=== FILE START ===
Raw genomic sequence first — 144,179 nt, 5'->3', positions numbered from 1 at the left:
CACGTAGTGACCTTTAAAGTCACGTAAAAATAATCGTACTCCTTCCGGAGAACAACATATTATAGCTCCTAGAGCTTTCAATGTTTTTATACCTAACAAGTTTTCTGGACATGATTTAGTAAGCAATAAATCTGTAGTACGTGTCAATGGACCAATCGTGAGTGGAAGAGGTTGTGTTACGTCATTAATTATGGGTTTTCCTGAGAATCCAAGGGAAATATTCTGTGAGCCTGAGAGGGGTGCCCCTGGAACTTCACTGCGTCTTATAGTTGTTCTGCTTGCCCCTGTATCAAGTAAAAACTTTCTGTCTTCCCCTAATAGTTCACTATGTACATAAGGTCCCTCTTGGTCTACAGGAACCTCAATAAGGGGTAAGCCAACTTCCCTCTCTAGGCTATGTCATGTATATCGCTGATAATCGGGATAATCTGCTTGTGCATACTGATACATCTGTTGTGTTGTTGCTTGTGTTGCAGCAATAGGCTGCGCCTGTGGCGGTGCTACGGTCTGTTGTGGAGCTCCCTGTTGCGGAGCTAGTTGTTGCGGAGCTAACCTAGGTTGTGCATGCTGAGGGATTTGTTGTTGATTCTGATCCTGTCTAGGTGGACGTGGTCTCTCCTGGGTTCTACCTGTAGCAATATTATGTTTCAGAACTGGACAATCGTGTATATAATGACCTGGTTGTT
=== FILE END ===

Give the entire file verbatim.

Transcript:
Raw genomic sequence first — 144,179 nt, 5'->3', positions numbered from 1 at the left:
CACGTAGTGACCTTTAAAGTCACGTAAAAATAATCGTACTCCTTCCGGAGAACAACATATTATAGCTCCTAGAGCTTTCAATGTTTTTATACCTAACAAGTTTTCTGGACATGATTTAGTAAGCAATAAATCTGTAGTACGTGTCAATGGACCAATCGTGAGTGGAAGAGGTTGTGTTACGTCATTAATTATGGGTTTTCCTGAGAATCCAAGGGAAATATTCTGTGAGCCTGAGAGGGGTGCCCCTGGAACTTCACTGCGTCTTATAGTTGTTCTGCTTGCCCCTGTATCAAGTAAAAACTTTCTGTCTTCCCCTAATAGTTCACTATGTACATAAGGTCCCTCTTGGTCTACAGGAACCTCAATAAGGGGTAAGCCAACTTCCCTCTCTAGGCTATGTCATGTATATCGCTGATAATCGGGATAATCTGCTTGTGCATACTGATACATCTGTTGTGTTGTTGCTTGTGTTGCAGCAATAGGCTGCGCCTGTGGCGGTGCTACGGTCTGTTGTGGAGCTCCCTGTTGCGGAGCTAGTTGTTGCGGAGCTAACCTAGGTTGTGCATGCTGAGGGATTTGTTGTTGATTCTGATCCTGTCTAGGTGGACGTGGTCTCTCCTGGGTTCTACCTGTAGCAATATTATGTTTCAGAACTGGACAATCGTGTATATAATGACCTGGTTGTT